Despite the fact I’m a high school graduate and have been to seven colleges (eight, if you include Klown Kollege), it doesn’t look like the Mensa Society is going to be sending me a membership application any time soon.
I just got back from a trip to Virginia whereby I helped my son return from his first year at college. It was a great experience for us and the thousands who jammed the campus, all vying for the ten parking spots in front of the dorm. For some reason, it never occurred to me that people other than my son would also be moving home on the same day.
Surprisingly, this is not why I am an ignoramus. But, it is in third place.
So, since we had to jockey around what seemed like half the population of Eastern seaboard (and South Korea-it’s a technical college, after all), the closest parking was a quarter mile away. This doesn’t seem so bad, until you consider the ungodly number of trips to the car. With an ungodly amount of stuff. Without the handcart I had forgotten to bring.
I know what you’re thinking. Surely, this must be why my intelligence is in doubt. No, it only checks in at number two.
Finally, several hours after our scheduled departure, we joined the mad exodus leaving for the summer. After exchanging a vital organ for a tank of gasoline, we got on the highway and headed north to the land of Amish and scrapple. As we were in a beautiful spot in Virginia, the first several hours offered breathtaking panoramas of indescribable natural beauty (and the heady aroma of manure on the innumerable pig farms).
Eventually, we began to think about dinner. The effort of lugging several metric tons of college kid crap and preventing our testicles from dropping on the sidewalk left us famished. Fortunately, our nation’s highways offer a plethora (NOTE: Uppity word for “heapin’ helpful”) of dining choices.
I reminded my son about the trouble Aunt May experienced when she moved to Florida. Since I wanted to avoid a “Southern Roadkill Surprise” (NOTE: This can be found in Pressed Ham and Interstate Surprise. How’s that for a shameless crossover?), I decided we should eschew truck stops.
Neither did I want any of the countless fast food joints which littered the asphalt ribbon of commerce (Hey, I’m feeling lyrically poetic tonight. Sue me.). Two all beef patties, faux chicken nuggets, or feline double beef burritos wouldn’t do.
I wanted a sit-down establishment so we decided to stop at the very first Biscuit Tub we found (NOTE: This is not its real name. I just hesitate to give them free advertising. Oh, who am I kidding? I don’t want to get sued).
You probably know the type of joint I’m talking about. Found up and down the East Coast-never more than a mile from the interstate, it seems-Biscuit Tubs offer the hungry traveler a folksy environment which conveys a General Store feel, without colorful Hooterville characters.
I’ve seen them from Florida to Maine (if you’ve spotted them anywhere else, let me know) and they’re a family favorite. The menu is extensive and offers breakfast all day in addition to lunch and dinner fare, including southern specialties.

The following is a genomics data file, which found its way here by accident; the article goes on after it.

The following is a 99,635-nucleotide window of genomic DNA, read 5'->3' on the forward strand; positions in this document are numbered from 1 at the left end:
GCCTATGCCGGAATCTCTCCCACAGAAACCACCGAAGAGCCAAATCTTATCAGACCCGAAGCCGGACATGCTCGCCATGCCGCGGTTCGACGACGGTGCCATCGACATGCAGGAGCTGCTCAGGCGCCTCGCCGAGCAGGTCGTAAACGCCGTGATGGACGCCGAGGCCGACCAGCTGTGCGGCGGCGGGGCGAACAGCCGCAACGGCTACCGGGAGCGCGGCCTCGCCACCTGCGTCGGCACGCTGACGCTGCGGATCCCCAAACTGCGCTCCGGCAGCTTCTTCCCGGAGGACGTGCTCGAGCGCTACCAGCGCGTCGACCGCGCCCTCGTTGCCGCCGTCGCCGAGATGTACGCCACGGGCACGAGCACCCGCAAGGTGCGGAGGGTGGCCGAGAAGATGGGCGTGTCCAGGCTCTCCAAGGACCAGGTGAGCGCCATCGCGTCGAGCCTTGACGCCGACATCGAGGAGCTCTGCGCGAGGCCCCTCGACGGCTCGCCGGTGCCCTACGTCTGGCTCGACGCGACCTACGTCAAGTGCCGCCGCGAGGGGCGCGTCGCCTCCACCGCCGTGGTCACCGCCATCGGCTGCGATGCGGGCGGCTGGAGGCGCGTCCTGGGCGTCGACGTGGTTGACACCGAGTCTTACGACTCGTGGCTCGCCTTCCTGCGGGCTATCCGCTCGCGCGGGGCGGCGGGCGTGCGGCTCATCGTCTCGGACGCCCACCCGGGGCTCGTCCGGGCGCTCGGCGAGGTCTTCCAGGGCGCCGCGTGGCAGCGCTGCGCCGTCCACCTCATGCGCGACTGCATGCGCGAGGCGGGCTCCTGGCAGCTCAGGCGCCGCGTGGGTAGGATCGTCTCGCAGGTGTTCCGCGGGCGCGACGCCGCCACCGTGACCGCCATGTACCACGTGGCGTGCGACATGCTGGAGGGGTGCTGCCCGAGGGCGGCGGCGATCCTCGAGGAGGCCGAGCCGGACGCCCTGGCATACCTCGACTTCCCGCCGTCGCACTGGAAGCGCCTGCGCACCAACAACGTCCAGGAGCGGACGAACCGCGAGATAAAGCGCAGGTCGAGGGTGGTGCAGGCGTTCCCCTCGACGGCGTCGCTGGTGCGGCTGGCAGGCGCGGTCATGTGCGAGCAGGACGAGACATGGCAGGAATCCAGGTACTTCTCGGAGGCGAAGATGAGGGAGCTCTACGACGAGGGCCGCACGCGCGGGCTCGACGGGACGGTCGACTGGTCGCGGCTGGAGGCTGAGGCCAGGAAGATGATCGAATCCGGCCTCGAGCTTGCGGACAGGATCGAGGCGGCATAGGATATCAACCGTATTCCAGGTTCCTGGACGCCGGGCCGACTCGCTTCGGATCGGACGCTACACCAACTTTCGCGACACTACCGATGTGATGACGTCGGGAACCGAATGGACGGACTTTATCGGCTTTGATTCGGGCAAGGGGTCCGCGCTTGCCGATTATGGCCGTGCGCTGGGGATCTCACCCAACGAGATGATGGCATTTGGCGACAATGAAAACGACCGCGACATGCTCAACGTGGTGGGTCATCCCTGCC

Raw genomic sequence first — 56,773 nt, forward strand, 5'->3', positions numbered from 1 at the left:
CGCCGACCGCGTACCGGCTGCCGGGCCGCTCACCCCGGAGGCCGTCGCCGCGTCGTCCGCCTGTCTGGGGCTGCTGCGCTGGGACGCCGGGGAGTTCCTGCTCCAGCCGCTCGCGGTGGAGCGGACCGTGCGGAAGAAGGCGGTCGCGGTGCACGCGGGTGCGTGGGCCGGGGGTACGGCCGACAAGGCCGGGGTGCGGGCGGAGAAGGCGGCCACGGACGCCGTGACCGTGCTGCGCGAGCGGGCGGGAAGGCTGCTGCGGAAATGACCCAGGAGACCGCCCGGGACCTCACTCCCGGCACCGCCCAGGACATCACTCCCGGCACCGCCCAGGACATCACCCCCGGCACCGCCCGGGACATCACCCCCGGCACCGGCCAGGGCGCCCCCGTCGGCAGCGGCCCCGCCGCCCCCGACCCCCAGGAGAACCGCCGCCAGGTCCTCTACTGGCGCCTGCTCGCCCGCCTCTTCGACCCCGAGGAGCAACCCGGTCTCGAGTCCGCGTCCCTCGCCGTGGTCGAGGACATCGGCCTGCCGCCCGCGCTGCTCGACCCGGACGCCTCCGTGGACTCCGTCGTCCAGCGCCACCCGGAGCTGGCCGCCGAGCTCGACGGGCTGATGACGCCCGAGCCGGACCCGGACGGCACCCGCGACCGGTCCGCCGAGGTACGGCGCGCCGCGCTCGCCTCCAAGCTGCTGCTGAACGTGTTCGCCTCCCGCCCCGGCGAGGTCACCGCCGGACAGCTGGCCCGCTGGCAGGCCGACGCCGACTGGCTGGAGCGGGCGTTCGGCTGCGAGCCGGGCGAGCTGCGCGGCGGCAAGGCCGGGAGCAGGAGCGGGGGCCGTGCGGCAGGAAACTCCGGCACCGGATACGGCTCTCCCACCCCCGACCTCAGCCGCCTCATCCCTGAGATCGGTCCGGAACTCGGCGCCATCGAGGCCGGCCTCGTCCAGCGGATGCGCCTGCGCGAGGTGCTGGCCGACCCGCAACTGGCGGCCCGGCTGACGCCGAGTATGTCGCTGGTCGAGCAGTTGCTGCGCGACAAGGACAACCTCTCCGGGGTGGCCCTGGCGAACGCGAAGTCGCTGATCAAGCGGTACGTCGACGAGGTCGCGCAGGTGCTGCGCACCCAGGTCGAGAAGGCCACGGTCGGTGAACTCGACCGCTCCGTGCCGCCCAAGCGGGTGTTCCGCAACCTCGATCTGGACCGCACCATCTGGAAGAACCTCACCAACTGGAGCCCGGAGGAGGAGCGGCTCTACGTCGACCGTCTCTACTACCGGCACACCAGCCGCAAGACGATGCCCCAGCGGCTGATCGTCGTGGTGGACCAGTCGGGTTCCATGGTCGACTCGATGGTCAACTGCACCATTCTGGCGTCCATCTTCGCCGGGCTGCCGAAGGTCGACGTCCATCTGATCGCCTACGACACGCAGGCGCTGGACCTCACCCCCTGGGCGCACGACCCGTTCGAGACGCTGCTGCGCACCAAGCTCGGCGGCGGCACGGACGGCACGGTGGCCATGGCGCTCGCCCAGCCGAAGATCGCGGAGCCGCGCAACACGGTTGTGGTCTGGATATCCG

Although, I’ll bet grits isn’t real big in Maine. Who knows, though? Maybe it is. But I just can’t imagine a Mainer getting all jazzed about a bowl of flavorless Maypo. It’s like eating watery spackle. Yuk.
The store portion of the “Tub” is equally wide-ranging. That place has more bric-a-bracs, doodads, knickknacks
paddy whacks, give a dog a bone than you can imagine. Some of the candy, especially, I haven’t seen since I was a little kid in Connecticut. Of course, they also have the ubiquitous frogs-smoking-cigar figurine. But, really, what tourist trap worth its cheap trinkets doesn’t?
Anyway, after being greeted by a cheerful hostess who spoke with a lovely drawl (I’ll bet the hostesses in New Jersey speak the same way), we were shown to our table.
After ordering, I took in the array of local sports pictures, stuffed animal heads, guns, gas station signs, and rusty farm implements which smothered walls made to look like they were right off a barn. Eventually, I tired of my tour through 20th century rural America and glanced at the little ketchup-stained game on our table in front of the spittoon.
One of those little golf tee thingie peghole games which I like to call a “golf tee thingie peghole game,” I thought to give it a try.
It didn’t look complicated. All you had to do was leapfrog each tee, remove that tee, and then finish with, hopefully, one tee (NOTE: Probably a record for the most uses of the word “tee” in one sentence).
After all, I was an educated man. Surely, I could best any game a country bumpkin diner could throw at me.
Well, my first try went awry (NOTE: Hey, that rhymed! I told you I was poetic this evening). Instead of the Holy Grail of one, I was left with six tees. Damn! I tried again.
For my third try, I analyzed the tiny pegboard with the eye of master chessmaster (gee, that was redundant). Ignoring the engineering student across from me, I determined to visualize each possible move in advance. Surely, I could eliminate all tees save one.
Ten minutes later, I looked down in disbelief at four tees.
As the waitress set our meals down, I grimaced. There would be no time to give it another try. Kidding myself, I scoffed that four was actually pretty good. Any less than that required the Stephen Hawkings of little golf tee thingie games.
My son looked at the board. Barely visible were the scoring rules. He read them, “One left-Genius,” “Two-Wizard,” “Three-Wise Guy,” “Four-Ignoramus.”
That’s right. Ignoramus.
What’s more, I got grits.
They actually were pretty good.
Maybe I’m not such a dope, after all.